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Listening to the voices of youth mental health

2 June 2016

Helen Coughlan is interviewing young people about ‘hearing voices’ and other unusual perceptual experiences in a bid to understand how and why these may be linked to mental health conditions.

Helen Coughlan

If you heard voices in your head as a child, your experience was not that unusual – a recent study carried out at the Royal College of Surgeons in Ireland found that almost one in five of young adolescents surveyed had ‘auditory or other forms of hallucinations’.
 
For many of those young people, the voices go quiet with age. But some who hear voices go on to develop serious mental health conditions, such as psychosis. Do these kinds of experiences have meaning for young people and how can we know when the voices are trying to tell us something about an impending health issue?
 
These are key questions that social worker and RCSI researcher Helen Coughlan is exploring through interviews with young people about their experiences.
 
Making sense of delusions
 
'I’m interested in how young people who report unusual perceptual experiences, like hallucinations and delusions, themselves describe those experiences and make sense of them', explains Coughlan, a Clinical Research Fellow at RCSI. 
 
'I also want to explore the relationship between adverse life events, mental health difficulties, traumas and the persistence of those experiences over time'.
 
Coughlan is following up with young people who took part in the ‘Adolescent Brain Development’ [epubs.rcsi.ie/psychrep/1/] study at RCSI to find out about their experiences. 'Only a tiny proportion of people who have unusual perceptual experiences are ever going to transition to a really poor outcome, but if we can find links to why that happens then perhaps we can identify others earlier on and help them', she explains. 
 
The human dimension
 
Coughlan is well used to being a team player - she played volleyball for Ireland and enjoys choral singing  – and her experience as a social worker brings something new to the team at RCSI.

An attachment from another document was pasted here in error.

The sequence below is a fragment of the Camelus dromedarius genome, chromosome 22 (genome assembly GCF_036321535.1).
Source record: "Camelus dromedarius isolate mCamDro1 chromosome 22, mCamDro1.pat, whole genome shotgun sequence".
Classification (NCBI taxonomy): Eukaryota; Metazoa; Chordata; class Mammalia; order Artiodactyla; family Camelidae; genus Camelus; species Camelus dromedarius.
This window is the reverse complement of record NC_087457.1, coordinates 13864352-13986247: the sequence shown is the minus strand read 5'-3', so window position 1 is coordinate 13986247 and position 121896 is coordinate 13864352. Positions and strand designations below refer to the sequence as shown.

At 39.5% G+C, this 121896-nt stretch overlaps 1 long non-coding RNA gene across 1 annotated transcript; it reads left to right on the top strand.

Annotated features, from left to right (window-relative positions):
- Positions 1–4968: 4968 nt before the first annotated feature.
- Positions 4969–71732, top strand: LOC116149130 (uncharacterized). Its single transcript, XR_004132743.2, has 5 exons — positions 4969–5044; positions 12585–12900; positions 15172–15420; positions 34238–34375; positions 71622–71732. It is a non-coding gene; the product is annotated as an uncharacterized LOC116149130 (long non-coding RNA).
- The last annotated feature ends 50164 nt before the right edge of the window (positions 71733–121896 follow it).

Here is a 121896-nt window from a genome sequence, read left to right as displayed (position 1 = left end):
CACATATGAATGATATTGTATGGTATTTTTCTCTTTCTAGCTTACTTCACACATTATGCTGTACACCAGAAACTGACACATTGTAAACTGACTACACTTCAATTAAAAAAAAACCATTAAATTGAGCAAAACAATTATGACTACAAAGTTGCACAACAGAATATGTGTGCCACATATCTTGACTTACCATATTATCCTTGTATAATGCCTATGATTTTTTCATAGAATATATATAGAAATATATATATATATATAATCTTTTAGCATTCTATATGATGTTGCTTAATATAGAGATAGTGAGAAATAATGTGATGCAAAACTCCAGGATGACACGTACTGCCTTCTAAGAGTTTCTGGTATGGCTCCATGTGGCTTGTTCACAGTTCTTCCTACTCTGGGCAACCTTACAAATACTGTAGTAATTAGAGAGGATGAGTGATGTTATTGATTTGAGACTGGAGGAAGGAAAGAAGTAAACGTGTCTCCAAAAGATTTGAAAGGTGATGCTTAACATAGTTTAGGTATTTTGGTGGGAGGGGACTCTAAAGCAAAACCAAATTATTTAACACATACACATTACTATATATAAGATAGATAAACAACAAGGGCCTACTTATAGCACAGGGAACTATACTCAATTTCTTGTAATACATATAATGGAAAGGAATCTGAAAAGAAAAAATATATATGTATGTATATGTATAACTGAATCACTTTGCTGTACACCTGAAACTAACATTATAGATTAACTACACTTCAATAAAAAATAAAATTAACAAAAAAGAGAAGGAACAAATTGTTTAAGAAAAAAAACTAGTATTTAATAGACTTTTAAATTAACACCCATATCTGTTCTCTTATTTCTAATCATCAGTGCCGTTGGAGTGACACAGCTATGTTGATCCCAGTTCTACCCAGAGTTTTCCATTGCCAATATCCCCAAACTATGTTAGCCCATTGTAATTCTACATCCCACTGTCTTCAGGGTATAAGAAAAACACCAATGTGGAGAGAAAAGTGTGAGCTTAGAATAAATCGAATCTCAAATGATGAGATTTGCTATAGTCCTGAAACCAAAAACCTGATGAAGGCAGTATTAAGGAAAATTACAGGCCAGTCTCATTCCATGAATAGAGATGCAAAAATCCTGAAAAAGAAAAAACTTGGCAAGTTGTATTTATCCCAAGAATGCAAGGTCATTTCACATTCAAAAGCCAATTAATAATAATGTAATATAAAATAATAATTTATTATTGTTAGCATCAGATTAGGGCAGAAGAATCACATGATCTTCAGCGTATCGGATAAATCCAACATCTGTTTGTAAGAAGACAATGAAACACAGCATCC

'I am a social scientist in a research field that is dominated by quantitative data and large datasets', she explains. 'But I am really lucky because I think there is a growing appetite for exploring the more subjective experience of the person. Human beings are complicated and we really need to look at how people respond to and interpret their environment and experiences'.
 
Social work was Coughlan’s top choice for study – she got her degree at Trinity and soon discovered a love of community work and psychotherapy, spending time in Canada and Ireland and working with the Deaf community, Our Lady’s Hospice, Headstrong and St John of God Hospital. She combined clinical work with lecturing at Trinity and SJOG and was an author on the International Declaration on Youth Mental Health [www.stpatricks.ie/sites/default/files/international%20declaration%20on%20youth%20mental%20health_new%20leaflet_sept2011_final%20final%20version%20(5)_0.pdf] in 2011.
 
Youth mental health  
 
'There is a big move to try and do more research in youth mental health', explains Coughlan.
 
'At the moment adult services cover ages 18 to 90, but 18 is a totally arbitrary cut-off point. Also, mid-adolescence into early 20s is a peak period of risk for mental health so to clump all adults together in the 18-90 group for mental health services is ignoring the evidence'.
 
The Declaration led to a meeting with the Minister with responsibility for mental health. 'We argued the need to target young people in the mental health services, and that the policies should be data driven', recalls Coughlan.
 
That work also introduced her to Prof Mary Cannon from RCSI, a primary investigator on the Adolescent Brain Development study, and through a HRB Fellowship Coughlan joined the research group.
 
Getting to work with people as part of the research is an 'enormous privilege', says Coughlan, and the combination of clinical and research experience gives her a nuanced view of mental health.
 
Ultimately, she hopes that her findings will have an impact on policy, practice and, above all, people. 'It’s great to have high-impact papers as an outcome of research but we shouldn’t over-emphasise that - the people who are reading journals are not always the practitioners working with young people on the ground. When a person is sitting in your office and you are listening, that is the greatest impact you can have for the person at that time'.
 
Co-ordinate the efforts
 
Coughlan would also like to see more cohesion and strategy in mental health research and services in Ireland. 'We have lots of people stepping up and telling their stories and that shows there are clearly issues, but we lack evidence-based policies or strategies,” she says. “In cancer Ireland has been more strategic and clever and savvy and people worked together, but in mental health people are competing to have their voices heard'.
 
Ideally, she would like to see services in Ireland direct age-appropriate support for people across the continuum of mental health, and she hopes that her research will help move that forward. 'You don’t become a social worker without wanting to make the world a better place', she says. 'The merit here is the link between research data and service provision – I want to influence policy and practice'.

Helen was in a conversation with science writer and journalist Dr Claire O'Connell.

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